Tuesday 12 March 2013

The King of Comedy [1983]

Scorsese wanted to follow Raging Bull up with The Last Temptation of Christ. But, since De Niro was interested in a comedy, he made The King of Comedy instead – a pungent satire on vapid celebrity culture, blind consumerism, and the extents to which a starry-eyed nobody would go to earn his 10 seconds of fame. Rupert Pupkin (in one of De Niro’s most underrated performances) is a wannabe stand-up comedian who aspires to emulate his idol Jerry Langford (Jerry Lewis), the immensely popular talk show host famous for his witty quips and rejoinders. He spends hours in his fantasy world where he is as famous as his idol, but in the real world he is anything but. Upon a serendipitous encounter with the patronizing Jerry he becomes so convinced of his comic genius and so completely enmeshed in his outlandish fantasies that he ends up hatching a crazy plan, with the help of another near-lunatic fan (Sandra Bernherd), to achieve his pipe-dream. Though nowhere near Marty’s best works, it still managed to be enjoyable, even if it was more goofy than darkly funny, and seemed tad overlong and overdone. The kidnap sequence, in fact, seemed too over-the-top vis-à-vis the quiet humanism of what had transpired till then. The finale, thankfully, was quite satisfactory – the final sequence, in fact, is still a matter of debates as to whether or not it was a figment of Rupert’s imagination. The film was reminiscent of two other films made on similar subjects, viz. Network and Quiz Show. It also managed to be the perfect springboard for another pitch black comedy that he followed it up with, viz. the brilliant After Hours.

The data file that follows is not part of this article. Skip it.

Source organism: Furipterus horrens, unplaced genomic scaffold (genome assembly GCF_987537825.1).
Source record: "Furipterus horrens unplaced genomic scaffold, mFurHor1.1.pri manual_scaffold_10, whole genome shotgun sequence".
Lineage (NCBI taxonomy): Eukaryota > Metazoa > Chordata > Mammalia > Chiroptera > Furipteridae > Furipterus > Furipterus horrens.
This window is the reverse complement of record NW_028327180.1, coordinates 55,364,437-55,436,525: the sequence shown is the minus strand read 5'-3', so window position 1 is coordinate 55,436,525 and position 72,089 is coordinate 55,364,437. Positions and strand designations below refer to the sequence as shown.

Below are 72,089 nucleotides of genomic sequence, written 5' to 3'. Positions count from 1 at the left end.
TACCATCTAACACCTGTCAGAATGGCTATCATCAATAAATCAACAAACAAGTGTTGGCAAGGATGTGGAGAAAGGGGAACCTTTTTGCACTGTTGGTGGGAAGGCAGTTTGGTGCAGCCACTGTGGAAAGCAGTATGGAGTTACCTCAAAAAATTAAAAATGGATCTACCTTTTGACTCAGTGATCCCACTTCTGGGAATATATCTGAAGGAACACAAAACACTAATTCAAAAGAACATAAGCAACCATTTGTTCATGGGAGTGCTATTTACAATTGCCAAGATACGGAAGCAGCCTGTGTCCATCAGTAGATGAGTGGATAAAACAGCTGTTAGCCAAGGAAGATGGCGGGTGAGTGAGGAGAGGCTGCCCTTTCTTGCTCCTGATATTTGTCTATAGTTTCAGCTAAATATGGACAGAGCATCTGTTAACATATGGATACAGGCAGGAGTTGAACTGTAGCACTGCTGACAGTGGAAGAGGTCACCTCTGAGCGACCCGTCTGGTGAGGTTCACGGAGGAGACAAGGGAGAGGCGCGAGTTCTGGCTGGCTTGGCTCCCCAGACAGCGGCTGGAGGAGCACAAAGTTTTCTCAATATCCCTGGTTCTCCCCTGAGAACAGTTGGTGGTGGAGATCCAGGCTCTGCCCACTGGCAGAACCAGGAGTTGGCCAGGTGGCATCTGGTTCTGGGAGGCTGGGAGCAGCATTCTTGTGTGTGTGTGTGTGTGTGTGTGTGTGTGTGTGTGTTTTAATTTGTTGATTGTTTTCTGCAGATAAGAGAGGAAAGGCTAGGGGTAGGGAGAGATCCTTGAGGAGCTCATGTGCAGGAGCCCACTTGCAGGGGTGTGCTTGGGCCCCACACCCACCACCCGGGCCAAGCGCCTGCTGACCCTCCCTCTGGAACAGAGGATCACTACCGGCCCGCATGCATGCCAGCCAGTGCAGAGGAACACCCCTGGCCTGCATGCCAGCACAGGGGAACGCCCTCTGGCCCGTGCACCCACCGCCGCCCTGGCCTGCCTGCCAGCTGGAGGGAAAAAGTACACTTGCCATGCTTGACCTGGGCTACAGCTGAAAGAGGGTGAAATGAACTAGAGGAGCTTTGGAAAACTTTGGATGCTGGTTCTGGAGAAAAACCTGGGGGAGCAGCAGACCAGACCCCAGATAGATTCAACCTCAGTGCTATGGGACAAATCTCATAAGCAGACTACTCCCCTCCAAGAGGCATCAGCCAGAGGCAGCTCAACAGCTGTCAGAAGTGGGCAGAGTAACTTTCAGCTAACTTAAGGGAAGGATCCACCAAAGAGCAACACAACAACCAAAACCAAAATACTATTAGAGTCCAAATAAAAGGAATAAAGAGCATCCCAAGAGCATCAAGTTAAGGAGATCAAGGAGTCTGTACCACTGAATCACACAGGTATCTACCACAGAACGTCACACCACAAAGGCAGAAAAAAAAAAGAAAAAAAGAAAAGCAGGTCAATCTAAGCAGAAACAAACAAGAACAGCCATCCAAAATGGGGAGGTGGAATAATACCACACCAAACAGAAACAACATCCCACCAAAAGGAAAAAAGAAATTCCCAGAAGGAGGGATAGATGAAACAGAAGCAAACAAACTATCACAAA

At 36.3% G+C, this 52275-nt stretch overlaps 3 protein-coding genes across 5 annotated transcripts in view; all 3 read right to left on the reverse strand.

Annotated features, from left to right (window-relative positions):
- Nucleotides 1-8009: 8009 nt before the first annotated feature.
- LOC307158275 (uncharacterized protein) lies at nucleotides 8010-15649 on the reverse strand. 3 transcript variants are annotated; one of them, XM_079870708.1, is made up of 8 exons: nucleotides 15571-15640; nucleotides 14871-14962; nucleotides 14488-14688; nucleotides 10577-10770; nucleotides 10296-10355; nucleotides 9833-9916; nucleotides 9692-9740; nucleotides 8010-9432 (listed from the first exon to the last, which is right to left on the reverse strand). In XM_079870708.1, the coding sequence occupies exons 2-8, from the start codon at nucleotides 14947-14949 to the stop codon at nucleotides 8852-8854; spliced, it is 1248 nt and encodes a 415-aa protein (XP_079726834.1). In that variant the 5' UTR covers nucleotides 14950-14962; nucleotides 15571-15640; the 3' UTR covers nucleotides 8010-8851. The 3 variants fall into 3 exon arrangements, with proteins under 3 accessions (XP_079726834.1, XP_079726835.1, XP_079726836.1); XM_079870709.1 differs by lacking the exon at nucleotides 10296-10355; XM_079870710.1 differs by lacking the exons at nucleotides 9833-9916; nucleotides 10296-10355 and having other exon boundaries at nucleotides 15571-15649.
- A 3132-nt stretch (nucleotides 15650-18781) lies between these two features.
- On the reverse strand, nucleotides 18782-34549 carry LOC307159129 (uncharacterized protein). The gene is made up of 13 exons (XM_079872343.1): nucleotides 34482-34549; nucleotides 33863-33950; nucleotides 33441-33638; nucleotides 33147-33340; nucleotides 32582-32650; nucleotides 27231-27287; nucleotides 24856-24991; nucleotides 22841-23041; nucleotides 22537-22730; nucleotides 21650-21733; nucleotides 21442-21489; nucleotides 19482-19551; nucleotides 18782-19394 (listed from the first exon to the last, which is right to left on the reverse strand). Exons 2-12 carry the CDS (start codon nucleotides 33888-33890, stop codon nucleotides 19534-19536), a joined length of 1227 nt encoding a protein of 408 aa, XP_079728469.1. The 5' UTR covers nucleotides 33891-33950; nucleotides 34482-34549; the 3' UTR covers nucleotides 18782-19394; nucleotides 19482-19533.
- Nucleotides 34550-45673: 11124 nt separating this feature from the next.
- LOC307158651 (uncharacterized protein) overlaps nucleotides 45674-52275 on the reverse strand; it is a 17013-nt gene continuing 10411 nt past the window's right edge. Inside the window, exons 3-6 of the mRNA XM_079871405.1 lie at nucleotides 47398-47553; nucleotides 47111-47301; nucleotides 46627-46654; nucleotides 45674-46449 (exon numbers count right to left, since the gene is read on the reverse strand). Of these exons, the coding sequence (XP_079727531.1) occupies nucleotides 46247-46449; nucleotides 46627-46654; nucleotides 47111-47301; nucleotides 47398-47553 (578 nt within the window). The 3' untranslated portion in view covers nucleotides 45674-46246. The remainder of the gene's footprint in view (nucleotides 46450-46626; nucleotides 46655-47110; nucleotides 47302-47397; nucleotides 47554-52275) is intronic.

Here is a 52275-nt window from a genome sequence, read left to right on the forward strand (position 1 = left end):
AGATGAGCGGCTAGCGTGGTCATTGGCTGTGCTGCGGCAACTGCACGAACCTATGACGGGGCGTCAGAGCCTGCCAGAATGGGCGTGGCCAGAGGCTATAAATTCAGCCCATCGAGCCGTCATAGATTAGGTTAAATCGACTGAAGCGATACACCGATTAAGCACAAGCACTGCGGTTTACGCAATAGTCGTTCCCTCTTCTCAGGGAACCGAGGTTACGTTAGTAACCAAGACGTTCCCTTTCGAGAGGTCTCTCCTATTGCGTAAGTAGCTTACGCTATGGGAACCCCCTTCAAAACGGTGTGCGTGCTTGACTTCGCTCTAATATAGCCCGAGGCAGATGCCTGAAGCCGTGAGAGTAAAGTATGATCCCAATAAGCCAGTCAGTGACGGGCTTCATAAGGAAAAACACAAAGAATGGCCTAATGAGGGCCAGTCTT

Director: Martin Scorsese
Genre: Comedy/Black Comedy/Social Satire/Showbiz Comedy
Language: English
Country: US

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